Studies have revealed that money is not the key to a motivated workforce, so we can’t assume that leaders will always be intrinsically motivated just because they earn more than the people they manage. Someone who has been newly promoted to their managerial role might be more focused, however this will most likely be in line with some of Herzberg’s motivation factors, such as recognition, advancement, development and career progression and not necessarily with the extra pay.
So how do you inspire your managers beyond promotion?
The key to motivation at all levels is having a strong company culture that fosters:
Openness and transparency are essential, particularly at times of change or uncertainty. Build trust and influence by keeping your managers informed. Managers who are not in the know will lose credibility from their team members and this will result in negative behaviour.
Communication should also be encouraged amongst colleagues, as the relationships they develop will contribute to a positive culture. If your teams work remotely you might want to consider enabling channels to invite colleagues to bond with one another, in addition to the business conversations.
Businesses need people to succeed, so get your workforce to buy into the vision and strategy. Actively seek their feedback, listen to them and act upon their best suggestions. It’s a great ego boost when employees see themselves reflected in their company and this is great for loyalty.
3. Rewards and Recognition
Personalities aside, everyone likes to hear they are doing well, and managers are no exception. Kudos and praise can be wonderful to raise morale and show appreciation, regardless of the hierarchy. A culture that promotes this encourages employees to feel safe and develops trust.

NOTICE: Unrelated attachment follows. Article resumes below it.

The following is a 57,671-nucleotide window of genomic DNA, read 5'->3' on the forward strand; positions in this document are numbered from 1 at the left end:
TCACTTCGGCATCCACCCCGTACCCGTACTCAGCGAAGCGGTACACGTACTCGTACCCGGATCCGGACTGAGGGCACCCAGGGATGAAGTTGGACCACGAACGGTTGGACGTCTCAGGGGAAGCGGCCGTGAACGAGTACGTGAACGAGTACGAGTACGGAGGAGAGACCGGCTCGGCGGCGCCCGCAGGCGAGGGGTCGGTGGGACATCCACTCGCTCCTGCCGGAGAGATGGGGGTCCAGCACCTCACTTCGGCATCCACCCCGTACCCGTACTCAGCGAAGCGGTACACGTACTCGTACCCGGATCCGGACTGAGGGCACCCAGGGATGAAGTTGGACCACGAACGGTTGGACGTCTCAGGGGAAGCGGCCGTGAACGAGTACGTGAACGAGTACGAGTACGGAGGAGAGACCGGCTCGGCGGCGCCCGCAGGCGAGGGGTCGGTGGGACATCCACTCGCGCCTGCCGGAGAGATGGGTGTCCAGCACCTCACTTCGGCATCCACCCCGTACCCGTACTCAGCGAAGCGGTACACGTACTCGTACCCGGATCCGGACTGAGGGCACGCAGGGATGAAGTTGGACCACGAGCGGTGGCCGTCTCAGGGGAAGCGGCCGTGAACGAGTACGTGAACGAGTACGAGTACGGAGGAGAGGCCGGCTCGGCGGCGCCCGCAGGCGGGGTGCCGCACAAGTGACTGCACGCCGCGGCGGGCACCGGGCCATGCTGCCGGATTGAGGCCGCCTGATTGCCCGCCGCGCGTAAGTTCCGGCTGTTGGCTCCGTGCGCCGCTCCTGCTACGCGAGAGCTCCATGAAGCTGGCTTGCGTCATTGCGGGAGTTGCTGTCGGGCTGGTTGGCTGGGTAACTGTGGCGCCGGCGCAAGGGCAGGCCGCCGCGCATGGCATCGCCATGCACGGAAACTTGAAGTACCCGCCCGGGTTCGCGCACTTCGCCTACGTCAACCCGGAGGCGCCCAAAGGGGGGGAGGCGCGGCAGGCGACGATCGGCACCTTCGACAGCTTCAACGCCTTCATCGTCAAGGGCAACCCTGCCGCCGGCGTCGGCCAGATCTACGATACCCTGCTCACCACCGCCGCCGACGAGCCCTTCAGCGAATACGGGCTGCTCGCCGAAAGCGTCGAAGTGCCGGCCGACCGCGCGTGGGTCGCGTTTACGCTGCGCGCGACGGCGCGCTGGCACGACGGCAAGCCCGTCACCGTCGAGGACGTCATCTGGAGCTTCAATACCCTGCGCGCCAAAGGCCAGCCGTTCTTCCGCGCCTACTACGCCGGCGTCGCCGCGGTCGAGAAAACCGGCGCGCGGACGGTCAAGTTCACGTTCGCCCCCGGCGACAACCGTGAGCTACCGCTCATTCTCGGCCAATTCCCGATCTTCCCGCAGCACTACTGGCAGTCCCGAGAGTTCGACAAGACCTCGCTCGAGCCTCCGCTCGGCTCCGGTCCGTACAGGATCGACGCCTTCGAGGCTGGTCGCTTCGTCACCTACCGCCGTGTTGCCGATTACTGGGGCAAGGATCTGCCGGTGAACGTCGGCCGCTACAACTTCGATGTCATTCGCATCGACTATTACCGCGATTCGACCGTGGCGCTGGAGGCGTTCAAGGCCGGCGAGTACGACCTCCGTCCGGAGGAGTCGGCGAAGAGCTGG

Promote from within. Retain the talent you have. Work on your middle managers’ personal development programme (PDP) to get them to the next level.
Mentorship programmes can be a great way to nurture the talent at your disposal and succession plan, especially for executive roles when retaining the culture is a priority. Offering secondments enables people to move sideways and experience other areas of the organisation, spurring their growth and development of a wider skillset.
External management development courses are a great investment and can be particularly useful for tenured managers who would benefit from exposure to best practices and getting a view into how other people do business without leaving the company.
Leaders often enjoy sharing what they know with others and mentoring programmes are a great way of embedding that culture and sharing best practices. Also, if you look at the expanded hierarchy of needs, this is a great way to tap into the transcendence tier after your leaders have reached self-actualisation.
It doesn’t end there, though, as coaching managers to become better leaders can pay dividends to propel your workforce to the next level.
If you want a model behaviour to become a legacy, mentorship and coaching can help you achieve that. Start using these motivational skills and acknowledging achievements along with harnessing the abilities your people already have. This will then inspire your people beyond promotion and displays you have a strong investment in your leaders.
To find out more about how Davies can help you get the best out of your leaders, complete this short form here and one of our expert team will be in touch.